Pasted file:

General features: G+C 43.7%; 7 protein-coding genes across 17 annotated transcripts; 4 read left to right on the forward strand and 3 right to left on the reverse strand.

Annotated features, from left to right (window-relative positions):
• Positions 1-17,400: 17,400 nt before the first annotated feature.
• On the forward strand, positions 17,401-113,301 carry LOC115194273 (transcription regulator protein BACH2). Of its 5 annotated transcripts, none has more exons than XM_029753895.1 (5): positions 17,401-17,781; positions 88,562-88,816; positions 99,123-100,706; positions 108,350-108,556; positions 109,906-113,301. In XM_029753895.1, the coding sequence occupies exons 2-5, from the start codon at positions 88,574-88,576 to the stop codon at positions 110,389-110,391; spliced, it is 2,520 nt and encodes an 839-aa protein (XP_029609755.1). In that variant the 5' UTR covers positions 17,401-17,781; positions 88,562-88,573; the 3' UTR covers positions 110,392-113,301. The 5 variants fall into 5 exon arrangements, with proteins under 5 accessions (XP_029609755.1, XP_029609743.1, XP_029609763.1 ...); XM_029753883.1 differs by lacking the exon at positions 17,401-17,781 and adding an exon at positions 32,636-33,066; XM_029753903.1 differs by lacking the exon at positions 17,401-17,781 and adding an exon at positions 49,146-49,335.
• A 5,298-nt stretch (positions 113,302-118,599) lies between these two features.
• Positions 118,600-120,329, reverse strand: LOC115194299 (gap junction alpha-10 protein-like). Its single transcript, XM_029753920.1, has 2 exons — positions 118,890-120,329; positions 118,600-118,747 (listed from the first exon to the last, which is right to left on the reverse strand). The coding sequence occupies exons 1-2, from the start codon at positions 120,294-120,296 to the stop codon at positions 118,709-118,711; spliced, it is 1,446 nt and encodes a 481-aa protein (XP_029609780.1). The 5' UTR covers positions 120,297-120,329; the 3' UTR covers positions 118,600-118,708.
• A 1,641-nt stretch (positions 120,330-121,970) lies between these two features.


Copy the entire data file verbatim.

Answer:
General features: G+C 43.7%; 7 protein-coding genes across 17 annotated transcripts; 4 read left to right on the forward strand and 3 right to left on the reverse strand.

Annotated features, from left to right (window-relative positions):
• Positions 1-17,400: 17,400 nt before the first annotated feature.
• On the forward strand, positions 17,401-113,301 carry LOC115194273 (transcription regulator protein BACH2). Of its 5 annotated transcripts, none has more exons than XM_029753895.1 (5): positions 17,401-17,781; positions 88,562-88,816; positions 99,123-100,706; positions 108,350-108,556; positions 109,906-113,301. In XM_029753895.1, the coding sequence occupies exons 2-5, from the start codon at positions 88,574-88,576 to the stop codon at positions 110,389-110,391; spliced, it is 2,520 nt and encodes an 839-aa protein (XP_029609755.1). In that variant the 5' UTR covers positions 17,401-17,781; positions 88,562-88,573; the 3' UTR covers positions 110,392-113,301. The 5 variants fall into 5 exon arrangements, with proteins under 5 accessions (XP_029609755.1, XP_029609743.1, XP_029609763.1 ...); XM_029753883.1 differs by lacking the exon at positions 17,401-17,781 and adding an exon at positions 32,636-33,066; XM_029753903.1 differs by lacking the exon at positions 17,401-17,781 and adding an exon at positions 49,146-49,335.
• A 5,298-nt stretch (positions 113,302-118,599) lies between these two features.
• Positions 118,600-120,329, reverse strand: LOC115194299 (gap junction alpha-10 protein-like). Its single transcript, XM_029753920.1, has 2 exons — positions 118,890-120,329; positions 118,600-118,747 (listed from the first exon to the last, which is right to left on the reverse strand). The coding sequence occupies exons 1-2, from the start codon at positions 120,294-120,296 to the stop codon at positions 118,709-118,711; spliced, it is 1,446 nt and encodes a 481-aa protein (XP_029609780.1). The 5' UTR covers positions 120,297-120,329; the 3' UTR covers positions 118,600-118,708.
• A 1,641-nt stretch (positions 120,330-121,970) lies between these two features.